William Shakespeare’s Sonnet 15, ‘When I consider every thing that grows’


So, I came across this poem earlier this morning from a rather obscure poet. I’m not sure if anyone has heard of him. He was a poet and dramatist in the late 1500s. His name is William Shakespeare. Yep, The Bard himself makes his debut on my blog. What an honor for him, huh?!

According to the Academy of American Poets, Shakespeare’s sonnets, “Nearly all of Shakespeare’s sonnets examine the inevitable decay of time, and the immortalization of beauty and love in poetry.”

Inevitability and the decay of time being countered with the power of words is a concept I’m fond of … as a writer.

Consider his Sonnet 15 When I consider every thing that grows:

When I consider every thing that grows
Holds in perfection but a little moment.
That this huge stage presenteth nought but shows
Whereon the stars in secret influence comment.
When I perceive that men as plants increase,
Cheerèd and checked even by the self-same sky,
Vaunt in their youthful sap, at height decrease,
And wear their brave state out of memory;
Then the conceit of this inconstant stay,
Sets you most rich in youth before my sight,
Where wasteful Time debateth with decay
To change your day of youth to sullied night;
And all in war with Time for love of you,
As he takes from you, I engraft you new.

This sonnet certainly seems attuned to that concept of inevitability and decay, no? Consider, he says, “When I perceive that men as plants increase, cheered and checked even by the same sky, vaunt in their youthful sap, at height decrease.” There’s also a sense of how fleeting it is. That the beauty of plants (and of humans) only exists in a moment of time, and eventually, that youth withers away.

The analogy of humans to plants and how, over time, we decay is a potent image. In this poem, Shakespeare seems to be setting time opposite love in a war of attrition. Which one is going to win out? Well, time is undefeated in the literal sense, but love can exist on a different plane entirely and outlast the decaying effects of time.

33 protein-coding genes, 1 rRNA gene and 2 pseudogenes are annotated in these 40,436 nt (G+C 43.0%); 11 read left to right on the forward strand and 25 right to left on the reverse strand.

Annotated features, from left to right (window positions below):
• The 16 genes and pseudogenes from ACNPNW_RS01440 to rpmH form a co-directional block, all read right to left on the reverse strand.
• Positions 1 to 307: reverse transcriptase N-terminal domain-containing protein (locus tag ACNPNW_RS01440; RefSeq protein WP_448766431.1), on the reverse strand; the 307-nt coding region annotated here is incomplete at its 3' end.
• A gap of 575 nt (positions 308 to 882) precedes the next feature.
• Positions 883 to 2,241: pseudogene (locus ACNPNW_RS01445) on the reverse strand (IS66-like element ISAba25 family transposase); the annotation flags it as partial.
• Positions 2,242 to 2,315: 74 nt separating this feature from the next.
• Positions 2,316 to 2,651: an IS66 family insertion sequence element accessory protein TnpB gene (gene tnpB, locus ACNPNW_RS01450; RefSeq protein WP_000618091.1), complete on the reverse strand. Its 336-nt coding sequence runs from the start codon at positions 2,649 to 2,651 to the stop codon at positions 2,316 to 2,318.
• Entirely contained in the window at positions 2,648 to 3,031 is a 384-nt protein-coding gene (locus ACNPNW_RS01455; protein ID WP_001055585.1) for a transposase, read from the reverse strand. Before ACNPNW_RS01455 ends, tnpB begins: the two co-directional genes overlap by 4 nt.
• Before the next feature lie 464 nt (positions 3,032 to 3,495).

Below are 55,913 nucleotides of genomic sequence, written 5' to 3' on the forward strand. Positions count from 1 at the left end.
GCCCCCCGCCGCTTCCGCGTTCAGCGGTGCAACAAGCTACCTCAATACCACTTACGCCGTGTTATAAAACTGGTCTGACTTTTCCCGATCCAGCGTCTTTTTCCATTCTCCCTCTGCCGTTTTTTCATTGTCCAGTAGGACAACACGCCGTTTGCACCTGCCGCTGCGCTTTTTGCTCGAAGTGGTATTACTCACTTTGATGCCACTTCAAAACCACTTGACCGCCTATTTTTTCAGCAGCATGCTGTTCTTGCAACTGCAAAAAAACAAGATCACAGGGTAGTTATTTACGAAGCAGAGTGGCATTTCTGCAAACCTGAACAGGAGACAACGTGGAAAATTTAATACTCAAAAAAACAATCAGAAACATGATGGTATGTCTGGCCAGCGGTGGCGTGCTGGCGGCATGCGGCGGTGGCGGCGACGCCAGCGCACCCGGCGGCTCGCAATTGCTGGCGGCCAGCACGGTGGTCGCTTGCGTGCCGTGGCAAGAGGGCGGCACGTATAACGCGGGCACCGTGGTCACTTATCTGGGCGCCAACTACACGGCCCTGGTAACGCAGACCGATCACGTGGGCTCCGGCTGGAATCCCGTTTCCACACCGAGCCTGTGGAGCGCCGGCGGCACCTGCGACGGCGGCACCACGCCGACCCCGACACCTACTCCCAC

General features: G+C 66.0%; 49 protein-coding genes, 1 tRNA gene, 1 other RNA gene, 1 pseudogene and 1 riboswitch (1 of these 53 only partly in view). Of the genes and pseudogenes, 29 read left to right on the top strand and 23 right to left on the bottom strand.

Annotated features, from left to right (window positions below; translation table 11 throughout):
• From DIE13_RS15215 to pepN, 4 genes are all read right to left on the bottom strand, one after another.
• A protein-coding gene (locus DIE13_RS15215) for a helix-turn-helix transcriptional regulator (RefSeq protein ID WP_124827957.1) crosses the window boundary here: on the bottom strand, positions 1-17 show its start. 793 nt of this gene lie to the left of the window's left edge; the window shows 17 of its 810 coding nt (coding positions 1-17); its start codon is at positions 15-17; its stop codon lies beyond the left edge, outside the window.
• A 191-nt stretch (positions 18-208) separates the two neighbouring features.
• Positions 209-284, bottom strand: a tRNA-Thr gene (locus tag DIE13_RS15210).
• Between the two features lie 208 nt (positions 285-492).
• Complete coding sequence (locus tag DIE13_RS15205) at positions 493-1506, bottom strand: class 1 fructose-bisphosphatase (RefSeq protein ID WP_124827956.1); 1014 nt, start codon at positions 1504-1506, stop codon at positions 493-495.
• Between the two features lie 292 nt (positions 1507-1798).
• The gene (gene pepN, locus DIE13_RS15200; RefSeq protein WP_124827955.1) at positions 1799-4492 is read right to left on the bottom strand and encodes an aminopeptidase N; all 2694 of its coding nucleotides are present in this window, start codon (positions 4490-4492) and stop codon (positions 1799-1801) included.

There’s also a sense that all of this is … for naught? That we waste so much of that undefeated, precious time by putting on a face, a face that also will wither away, but will be sustained by a falsehood), as he says, “And wear their brave state out of memory.”

Life as a stage is one of the most famous concepts from Shakespeare, and if life is a stage, then us operating on it means we often are putting on a performance instead of living our real lives. And it all seems rather silly, for lack of a better word.

Aside from being able to withstand the decay manifest by time with the all mighty pen and these love poems, there’s also another way: Procreation. In a way, we can defy time through procreation and continue our lineage. After all, as I quoted before, he says, “When I perceive that men as plants increase.” The cycle will start again, but at least there’s an “again” to start … again.

I’m not quite sure what to make of the last sentence, “As he takes from you, I engraft you new.” Is Shakespeare saying, through love, he “engrafts you new,” aka, through writing the poem, that breathes new life into the decaying person? Of course, that also seems … fake? Like the stage. In terms of, it’s a mask (grafting) on top of existing decay. The decay is still there, only hidden.

What do you make of this poem? I will admit, compared to some of his plays, the sonnets are far more accessible and plain spoken to the extent that someone writing in the late 1500s can be “simple.”

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